6. 5 out of 5

    Gustav Tonér

    Hilarious and very clever!

  7. 4 out of 5

    Florin Pitea

    In terms of wit, Mr. Neal Stephenson gives Sir Terry Pratchett a run for his money.

  8. 5 out of 5

    Mark

    To do justice to Neal Stephenson at his best is inevitably doomed to some form of stylistic copying or more ponderously yet, outright quotation. This book is very well written, in a tone I'll describe as Pratchett-Wallaceian, with humor you'll laugh over, poetic description you'll admire and innumerable sly historical tie-ins you'll catch delightfully, but only you're a nerd and that makes it even better. Yes history: it's historical fiction, although the emphasis is on the fiction. Suffice it to To do justice to Neal Stephenson at his best is inevitably doomed to some form of stylistic copying or more ponderously yet, outright quotation. This book is very well written, in a tone I'll describe as Pratchett-Wallaceian, with humor you'll laugh over, poetic description you'll admire and innumerable sly historical tie-ins you'll catch delightfully, but only you're a nerd and that makes it even better. Yes history: it's historical fiction, although the emphasis is on the fiction. Suffice it to say there is somehow, in reformation-era Europe, a dose of science, and even heroes thereof, and love and swashbuckling and fantastical romps through labyrinths. You can't beat it, really. Can I even describe it? Here goes: Elizabethan era 007 makes reluctant rescues and demonstrates unintentional heroism, saving the future we now know as the past and vanishing without a trace, but he gets the girl so who needs a legacy? Well, Stephenson has now given Jack Shaftoe that too. A fantastic read, and no, you needn't complete the somewhat ponderous precursor "Quicksilver" as prerequisite to your enjoyment.

  9. 5 out of 5

    Dale

    The second book of Quicksilver, which it itself a three-book volume in the three-volume "Baroque Cycle" series. Shifting gears somewhat from Quicksilver (the first book, not the first volume), Stephenson follows the adventures of Jack Shaftoe, a seventeenth-century adventurer-hobo ("vagabond") on the Continent. Where the first book concerned itself mostly with science, King of the Vagabonds is a Picaresque novel rife with the spirit of Rabbelais and Shakespere-- bawdy, improbable adventures inter The second book of Quicksilver, which it itself a three-book volume in the three-volume "Baroque Cycle" series. Shifting gears somewhat from Quicksilver (the first book, not the first volume), Stephenson follows the adventures of Jack Shaftoe, a seventeenth-century adventurer-hobo ("vagabond") on the Continent. Where the first book concerned itself mostly with science, King of the Vagabonds is a Picaresque novel rife with the spirit of Rabbelais and Shakespere-- bawdy, improbable adventures intertwine with genuine historical events and grim scenes of war and death. In place of science, economics seem to be the focus of this book. After a brief stint in the Polish-Hungarian Army during the Battle of Vienna, Jack frees Eliza, a Qwghlmian kidnap victim, from the Sultan's harem. The two journey across the Continent, investing in get-rich-quick schemes and rubbing elbows with unexpected royalty. Unfortunately, Stephenson's first successful novels were pigeonholed in the "Science Fiction" category; subsequent novels were placed there, apparently out of habit.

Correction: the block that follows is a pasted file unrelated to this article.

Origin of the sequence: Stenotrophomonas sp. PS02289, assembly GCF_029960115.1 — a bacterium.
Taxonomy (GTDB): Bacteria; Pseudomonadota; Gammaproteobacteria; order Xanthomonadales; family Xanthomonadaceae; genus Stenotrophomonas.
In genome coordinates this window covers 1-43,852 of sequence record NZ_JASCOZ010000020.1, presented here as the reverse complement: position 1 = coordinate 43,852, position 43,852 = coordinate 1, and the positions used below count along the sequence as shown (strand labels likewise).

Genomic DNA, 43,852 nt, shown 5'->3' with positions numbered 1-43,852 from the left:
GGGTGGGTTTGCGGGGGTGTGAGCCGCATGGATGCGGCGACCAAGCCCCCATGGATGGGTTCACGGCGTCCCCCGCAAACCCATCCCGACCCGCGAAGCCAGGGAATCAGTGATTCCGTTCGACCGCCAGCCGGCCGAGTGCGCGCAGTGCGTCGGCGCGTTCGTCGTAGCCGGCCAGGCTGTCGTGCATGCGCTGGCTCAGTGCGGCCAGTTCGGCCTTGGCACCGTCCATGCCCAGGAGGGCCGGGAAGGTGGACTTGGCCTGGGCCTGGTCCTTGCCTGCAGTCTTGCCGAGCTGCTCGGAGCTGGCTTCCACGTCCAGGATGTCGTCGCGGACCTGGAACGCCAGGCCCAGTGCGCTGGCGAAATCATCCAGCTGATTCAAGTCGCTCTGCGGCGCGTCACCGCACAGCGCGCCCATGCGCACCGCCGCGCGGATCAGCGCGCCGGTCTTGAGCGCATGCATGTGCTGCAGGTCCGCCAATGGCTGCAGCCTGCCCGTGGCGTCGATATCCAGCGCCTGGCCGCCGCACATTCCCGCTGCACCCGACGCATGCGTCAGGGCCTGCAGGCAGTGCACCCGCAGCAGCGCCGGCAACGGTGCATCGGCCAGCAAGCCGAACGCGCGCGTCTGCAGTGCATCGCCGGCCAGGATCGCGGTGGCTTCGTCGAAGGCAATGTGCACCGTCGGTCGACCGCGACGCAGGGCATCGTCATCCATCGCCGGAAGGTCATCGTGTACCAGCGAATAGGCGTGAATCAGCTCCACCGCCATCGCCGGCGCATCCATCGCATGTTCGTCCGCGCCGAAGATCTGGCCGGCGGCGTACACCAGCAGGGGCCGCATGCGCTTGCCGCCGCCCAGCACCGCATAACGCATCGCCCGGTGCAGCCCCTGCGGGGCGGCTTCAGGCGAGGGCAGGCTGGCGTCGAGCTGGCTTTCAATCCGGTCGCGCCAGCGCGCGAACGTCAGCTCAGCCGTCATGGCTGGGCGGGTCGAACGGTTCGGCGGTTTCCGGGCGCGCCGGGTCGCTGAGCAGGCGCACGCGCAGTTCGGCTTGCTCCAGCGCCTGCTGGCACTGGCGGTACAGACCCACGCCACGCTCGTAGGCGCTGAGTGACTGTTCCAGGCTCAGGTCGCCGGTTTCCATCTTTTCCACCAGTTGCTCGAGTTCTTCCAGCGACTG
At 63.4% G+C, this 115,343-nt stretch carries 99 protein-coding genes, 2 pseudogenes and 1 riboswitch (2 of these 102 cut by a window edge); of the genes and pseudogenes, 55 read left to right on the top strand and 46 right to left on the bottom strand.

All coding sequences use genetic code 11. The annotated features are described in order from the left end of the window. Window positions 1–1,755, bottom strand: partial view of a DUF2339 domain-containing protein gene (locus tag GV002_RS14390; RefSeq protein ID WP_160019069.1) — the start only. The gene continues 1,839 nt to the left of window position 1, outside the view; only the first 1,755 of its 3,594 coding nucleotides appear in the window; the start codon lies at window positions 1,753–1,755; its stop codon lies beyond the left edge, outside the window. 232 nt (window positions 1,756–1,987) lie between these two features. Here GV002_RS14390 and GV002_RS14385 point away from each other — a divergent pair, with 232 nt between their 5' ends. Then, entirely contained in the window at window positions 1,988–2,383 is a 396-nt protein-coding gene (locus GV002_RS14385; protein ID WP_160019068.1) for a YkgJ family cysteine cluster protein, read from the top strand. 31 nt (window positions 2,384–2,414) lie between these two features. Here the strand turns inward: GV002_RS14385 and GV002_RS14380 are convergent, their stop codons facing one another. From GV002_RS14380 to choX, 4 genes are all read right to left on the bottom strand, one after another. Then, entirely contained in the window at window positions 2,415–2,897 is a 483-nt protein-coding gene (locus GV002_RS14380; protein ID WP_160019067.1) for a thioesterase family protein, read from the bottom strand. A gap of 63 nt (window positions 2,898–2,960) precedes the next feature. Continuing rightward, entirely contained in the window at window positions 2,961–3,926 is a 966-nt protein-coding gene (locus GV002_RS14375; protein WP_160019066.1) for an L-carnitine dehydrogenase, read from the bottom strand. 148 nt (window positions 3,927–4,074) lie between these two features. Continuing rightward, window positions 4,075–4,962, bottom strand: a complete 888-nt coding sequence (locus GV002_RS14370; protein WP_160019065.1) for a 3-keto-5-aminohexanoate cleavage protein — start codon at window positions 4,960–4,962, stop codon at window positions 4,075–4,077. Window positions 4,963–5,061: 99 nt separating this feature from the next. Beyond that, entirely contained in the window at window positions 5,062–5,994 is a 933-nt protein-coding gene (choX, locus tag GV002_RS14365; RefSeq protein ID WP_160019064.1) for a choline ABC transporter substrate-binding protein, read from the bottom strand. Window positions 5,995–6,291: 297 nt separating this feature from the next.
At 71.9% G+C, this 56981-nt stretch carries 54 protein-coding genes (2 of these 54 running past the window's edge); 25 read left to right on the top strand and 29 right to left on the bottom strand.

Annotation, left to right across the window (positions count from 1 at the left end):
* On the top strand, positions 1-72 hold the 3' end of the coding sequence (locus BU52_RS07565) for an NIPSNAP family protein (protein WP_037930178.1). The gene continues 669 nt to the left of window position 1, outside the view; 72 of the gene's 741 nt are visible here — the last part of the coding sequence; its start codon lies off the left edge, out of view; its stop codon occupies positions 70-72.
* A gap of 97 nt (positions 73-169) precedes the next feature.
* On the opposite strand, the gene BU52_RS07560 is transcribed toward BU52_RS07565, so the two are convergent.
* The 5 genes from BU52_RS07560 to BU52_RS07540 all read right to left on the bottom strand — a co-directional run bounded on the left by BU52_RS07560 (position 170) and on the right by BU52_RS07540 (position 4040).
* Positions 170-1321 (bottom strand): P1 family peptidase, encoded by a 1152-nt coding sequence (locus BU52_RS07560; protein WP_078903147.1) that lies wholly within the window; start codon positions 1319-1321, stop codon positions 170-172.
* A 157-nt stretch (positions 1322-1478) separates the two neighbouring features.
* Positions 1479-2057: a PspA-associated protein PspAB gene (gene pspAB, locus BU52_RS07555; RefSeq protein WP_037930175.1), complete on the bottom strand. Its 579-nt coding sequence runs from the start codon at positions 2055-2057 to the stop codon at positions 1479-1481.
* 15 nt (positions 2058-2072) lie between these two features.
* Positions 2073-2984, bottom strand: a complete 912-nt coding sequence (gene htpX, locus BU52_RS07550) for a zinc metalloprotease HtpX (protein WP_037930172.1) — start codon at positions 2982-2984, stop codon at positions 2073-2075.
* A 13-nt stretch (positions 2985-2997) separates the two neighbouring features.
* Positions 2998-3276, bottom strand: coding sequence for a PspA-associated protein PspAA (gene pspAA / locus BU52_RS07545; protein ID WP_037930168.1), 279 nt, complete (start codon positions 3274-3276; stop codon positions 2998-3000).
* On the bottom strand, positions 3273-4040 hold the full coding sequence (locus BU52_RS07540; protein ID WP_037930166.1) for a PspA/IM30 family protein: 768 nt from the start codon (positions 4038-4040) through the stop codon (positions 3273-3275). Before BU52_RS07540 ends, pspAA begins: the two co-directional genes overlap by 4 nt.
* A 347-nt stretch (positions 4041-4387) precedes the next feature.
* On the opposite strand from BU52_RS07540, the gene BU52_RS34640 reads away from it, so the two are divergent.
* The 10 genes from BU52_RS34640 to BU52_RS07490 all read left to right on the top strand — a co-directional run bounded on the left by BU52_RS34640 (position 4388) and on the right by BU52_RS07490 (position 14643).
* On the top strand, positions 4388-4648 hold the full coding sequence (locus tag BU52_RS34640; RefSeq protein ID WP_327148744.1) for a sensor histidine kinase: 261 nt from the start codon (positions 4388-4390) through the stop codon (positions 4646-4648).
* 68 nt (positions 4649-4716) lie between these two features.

10. 4 out of 5

    Ben De Bono

    I'd rank this a little lower than the first book though they're mostly on par with one another. The story is alright, but I don't find Jack or Eliza particularly likable characters. 2.5 stars I'd rank this a little lower than the first book though they're mostly on par with one another. The story is alright, but I don't find Jack or Eliza particularly likable characters. 2.5 stars

  11. 5 out of 5

    Jesse Ruth (Oracleofmadness)

    Once again, the book begins with hangings, although this is a little more involved. Jack Shaftoe is the unlikely hero of this tale which starts at the start, with his brothers. Eventually, Jack is on his own but is well-known as "half-cocked Jack", the King of Vagabonds. This name does have an explanation that supports it, however, I am not going to go into that. You will just have to make an educated guess! Jack is what is called, "The Devil's Poor", as opposed to, "God's Poor". "Devil's Poor " Once again, the book begins with hangings, although this is a little more involved. Jack Shaftoe is the unlikely hero of this tale which starts at the start, with his brothers. Eventually, Jack is on his own but is well-known as "half-cocked Jack", the King of Vagabonds. This name does have an explanation that supports it, however, I am not going to go into that. You will just have to make an educated guess! Jack is what is called, "The Devil's Poor", as opposed to, "God's Poor". "Devil's Poor " are the kind of poor that are not worth helping. However, Jack finds ways to help himself (even if its confused and sometimes backfires). His view on life and this world, Europe in the late 17th century, is often callous but there is real sincerity that just cannot help but shine through. Jack has an involvement with a beautiful woman, Eliza, whom also narrates her own story throughout the book. It is Jack's care for her, which he is really bad at showing, but it proves his inner goodness. This story created so many emotions in me. I honestly cannot explain it exactly without giving away what happens. All anybody really needs to know is that The Baroque Cycle is incredible. The story leaps off the pages and into my heart.... I'm just going to say, I'm feeling some feelings, ya'll.